Gee reflects on a year of progress, announces major new initiatives

MORGANTOWN, W.Va. – West Virginia University president E. Gordon Gee told faculty and community members the institution has weathered a difficult year and must continue to meet the changing needs of citizens to maintain growth. Gee said the student body and staff has shown remarkable resilience battling the virus, divisive politics and unprecedented financial challenges.

“We learned these lessons and persevered through this pandemic by leaning on our mountaineer values and the three pillars that support us everyday,” Gee said,” Education, healthcare and prosperity.”

Gee announced the formation of the Purpose Institute- the first of it’s kind in the nation. The initiative is expected to transform WVU into a purpose-driven leader in higher education.

“West Virginia University must become a purpose-driven leader in higher education,” Gee said,” At a time when resources are so limited, needs are so great, expectations are so high and threats are so significant universities cannot afford complacency.”

College enrollment rates have dropped around the country, prompting Gee to pursue new relationships in order to keep the university a prime destination for education of all types.

“Students completing their apprenticeship training as carpenters also earn an Associate’s Degree from WVU Potomac State College,” Gee said,” We hope to develop craft-specific degree majors for all registered apprenticeship programs affiliated with the West Virginia State Building and Construction Trades Council.”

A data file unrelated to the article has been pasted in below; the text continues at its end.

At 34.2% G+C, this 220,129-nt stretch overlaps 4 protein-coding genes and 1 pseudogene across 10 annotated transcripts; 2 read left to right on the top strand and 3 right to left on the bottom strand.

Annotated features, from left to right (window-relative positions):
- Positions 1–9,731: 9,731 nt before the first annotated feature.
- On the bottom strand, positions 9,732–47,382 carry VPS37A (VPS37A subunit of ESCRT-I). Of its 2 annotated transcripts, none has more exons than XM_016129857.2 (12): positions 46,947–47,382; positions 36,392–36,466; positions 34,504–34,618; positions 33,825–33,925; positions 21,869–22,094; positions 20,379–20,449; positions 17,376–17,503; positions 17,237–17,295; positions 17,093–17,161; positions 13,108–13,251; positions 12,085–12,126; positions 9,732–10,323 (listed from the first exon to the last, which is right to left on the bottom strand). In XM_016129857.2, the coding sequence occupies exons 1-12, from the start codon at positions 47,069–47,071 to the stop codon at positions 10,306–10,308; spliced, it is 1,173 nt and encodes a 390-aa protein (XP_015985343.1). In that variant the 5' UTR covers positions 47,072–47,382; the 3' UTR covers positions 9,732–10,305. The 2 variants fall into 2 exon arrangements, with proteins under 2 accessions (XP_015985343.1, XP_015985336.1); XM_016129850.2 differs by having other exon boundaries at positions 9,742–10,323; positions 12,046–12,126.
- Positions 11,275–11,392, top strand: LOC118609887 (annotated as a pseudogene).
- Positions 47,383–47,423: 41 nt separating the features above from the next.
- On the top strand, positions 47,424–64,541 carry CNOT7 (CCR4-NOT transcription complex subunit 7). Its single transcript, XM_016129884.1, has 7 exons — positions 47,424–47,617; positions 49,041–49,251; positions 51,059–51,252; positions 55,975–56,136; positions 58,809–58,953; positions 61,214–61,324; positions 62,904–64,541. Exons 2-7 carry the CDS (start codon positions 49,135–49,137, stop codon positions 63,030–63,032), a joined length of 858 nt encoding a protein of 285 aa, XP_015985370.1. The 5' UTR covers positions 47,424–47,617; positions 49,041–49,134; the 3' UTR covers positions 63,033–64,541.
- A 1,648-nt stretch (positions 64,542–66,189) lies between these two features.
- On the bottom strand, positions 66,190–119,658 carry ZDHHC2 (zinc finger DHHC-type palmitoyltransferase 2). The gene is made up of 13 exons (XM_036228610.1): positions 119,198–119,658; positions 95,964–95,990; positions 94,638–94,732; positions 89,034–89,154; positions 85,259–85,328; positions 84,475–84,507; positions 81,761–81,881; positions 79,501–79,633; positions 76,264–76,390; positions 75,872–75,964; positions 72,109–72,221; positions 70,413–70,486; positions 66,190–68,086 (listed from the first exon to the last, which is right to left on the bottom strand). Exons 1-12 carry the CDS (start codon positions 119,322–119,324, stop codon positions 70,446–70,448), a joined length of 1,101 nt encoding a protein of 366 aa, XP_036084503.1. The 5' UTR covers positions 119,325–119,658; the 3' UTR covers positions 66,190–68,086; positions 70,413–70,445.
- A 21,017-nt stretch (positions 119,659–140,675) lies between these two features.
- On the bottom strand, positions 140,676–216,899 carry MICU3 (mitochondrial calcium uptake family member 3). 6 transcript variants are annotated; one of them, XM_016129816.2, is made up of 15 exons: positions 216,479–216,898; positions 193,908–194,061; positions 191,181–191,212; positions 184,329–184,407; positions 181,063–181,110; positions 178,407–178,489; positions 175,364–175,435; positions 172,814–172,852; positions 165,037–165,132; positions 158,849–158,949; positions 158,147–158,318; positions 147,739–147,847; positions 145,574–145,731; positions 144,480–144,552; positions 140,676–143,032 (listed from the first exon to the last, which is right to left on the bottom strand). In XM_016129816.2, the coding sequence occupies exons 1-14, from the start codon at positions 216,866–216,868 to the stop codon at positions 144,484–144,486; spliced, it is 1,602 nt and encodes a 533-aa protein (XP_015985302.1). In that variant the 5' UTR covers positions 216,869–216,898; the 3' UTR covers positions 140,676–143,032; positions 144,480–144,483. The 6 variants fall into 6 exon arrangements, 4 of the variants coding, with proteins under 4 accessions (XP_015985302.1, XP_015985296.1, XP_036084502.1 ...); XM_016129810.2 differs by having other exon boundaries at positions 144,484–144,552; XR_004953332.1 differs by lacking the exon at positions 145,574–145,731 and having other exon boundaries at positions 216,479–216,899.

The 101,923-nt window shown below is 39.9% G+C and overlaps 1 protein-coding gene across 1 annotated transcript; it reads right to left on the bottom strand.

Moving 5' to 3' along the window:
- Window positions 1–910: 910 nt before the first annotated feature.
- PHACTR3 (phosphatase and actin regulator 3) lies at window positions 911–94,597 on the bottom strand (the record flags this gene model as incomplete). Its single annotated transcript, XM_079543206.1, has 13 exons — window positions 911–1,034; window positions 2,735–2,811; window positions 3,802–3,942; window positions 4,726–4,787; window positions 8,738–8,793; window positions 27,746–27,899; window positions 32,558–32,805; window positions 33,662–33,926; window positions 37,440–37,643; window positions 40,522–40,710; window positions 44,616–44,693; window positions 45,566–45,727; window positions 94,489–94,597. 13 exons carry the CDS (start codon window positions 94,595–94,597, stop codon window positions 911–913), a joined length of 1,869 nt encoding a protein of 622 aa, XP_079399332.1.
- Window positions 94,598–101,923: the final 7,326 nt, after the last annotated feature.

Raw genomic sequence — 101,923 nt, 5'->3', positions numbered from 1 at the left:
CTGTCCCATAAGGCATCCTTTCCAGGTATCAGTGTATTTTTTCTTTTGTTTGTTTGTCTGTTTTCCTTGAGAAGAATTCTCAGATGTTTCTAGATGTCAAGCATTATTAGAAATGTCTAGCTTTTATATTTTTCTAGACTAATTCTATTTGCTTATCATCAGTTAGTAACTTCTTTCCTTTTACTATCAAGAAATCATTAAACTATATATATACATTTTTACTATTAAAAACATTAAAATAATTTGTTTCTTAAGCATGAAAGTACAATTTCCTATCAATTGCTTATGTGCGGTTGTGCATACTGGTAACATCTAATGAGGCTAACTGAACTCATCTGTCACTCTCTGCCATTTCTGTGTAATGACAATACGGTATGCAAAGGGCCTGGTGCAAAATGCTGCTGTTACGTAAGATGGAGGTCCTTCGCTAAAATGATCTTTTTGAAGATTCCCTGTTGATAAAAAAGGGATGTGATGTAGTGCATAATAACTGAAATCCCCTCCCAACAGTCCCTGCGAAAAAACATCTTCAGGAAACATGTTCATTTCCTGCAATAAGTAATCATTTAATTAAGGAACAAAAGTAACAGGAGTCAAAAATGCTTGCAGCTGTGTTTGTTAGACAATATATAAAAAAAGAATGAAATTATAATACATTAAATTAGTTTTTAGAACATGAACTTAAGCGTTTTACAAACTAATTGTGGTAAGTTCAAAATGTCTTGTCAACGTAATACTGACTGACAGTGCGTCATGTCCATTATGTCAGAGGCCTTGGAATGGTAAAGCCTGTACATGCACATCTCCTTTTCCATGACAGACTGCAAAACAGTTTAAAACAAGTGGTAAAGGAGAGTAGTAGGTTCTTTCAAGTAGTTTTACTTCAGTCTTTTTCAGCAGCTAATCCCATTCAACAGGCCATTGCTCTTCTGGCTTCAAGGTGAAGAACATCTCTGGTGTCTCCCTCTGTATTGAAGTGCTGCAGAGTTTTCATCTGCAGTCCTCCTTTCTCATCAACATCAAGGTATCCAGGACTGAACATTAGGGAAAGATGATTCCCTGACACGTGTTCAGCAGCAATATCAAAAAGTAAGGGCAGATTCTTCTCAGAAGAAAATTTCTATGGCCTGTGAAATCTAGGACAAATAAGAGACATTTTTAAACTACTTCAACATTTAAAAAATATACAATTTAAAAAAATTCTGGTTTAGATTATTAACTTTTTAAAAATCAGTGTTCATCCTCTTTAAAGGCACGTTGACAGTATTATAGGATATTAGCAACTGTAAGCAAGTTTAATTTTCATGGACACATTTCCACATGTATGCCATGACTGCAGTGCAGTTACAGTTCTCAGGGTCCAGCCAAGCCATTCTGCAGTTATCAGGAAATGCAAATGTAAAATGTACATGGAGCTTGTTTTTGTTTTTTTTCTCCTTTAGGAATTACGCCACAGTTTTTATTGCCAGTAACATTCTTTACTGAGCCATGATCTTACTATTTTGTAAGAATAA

Gee also noted the first trials nationwide using deep brain stimulation to help people battling addiction. Gee said an 18-year addict who participated in the program has been drug free for two years. Gee said the university is not just studying new techniques, they are employing them and improving lives.

Changes are also coming to the way faculty members are evaluated and recognized for their performance. A panel of leadership, staff and faculty are reviewing the process for change in the coming days.

“So, it is not a one-size fits all approach,” Gee said,” But rather, an equitable and transparent system designed to reward and recognize faculty who make a variety of contributions throughout their time at the university.”

A new Project 168 will launch in January of 2022. The program will focus on the time students spend outside of the classroom in order to make that time more impactful for the students and community.

“Students will receive a co-cirricullar transcript printed on official WVU transcipt paper,” Gee said,” This co-cirricullar transcripty can be shared with potential employers and included in graduate and proffesional school applications.”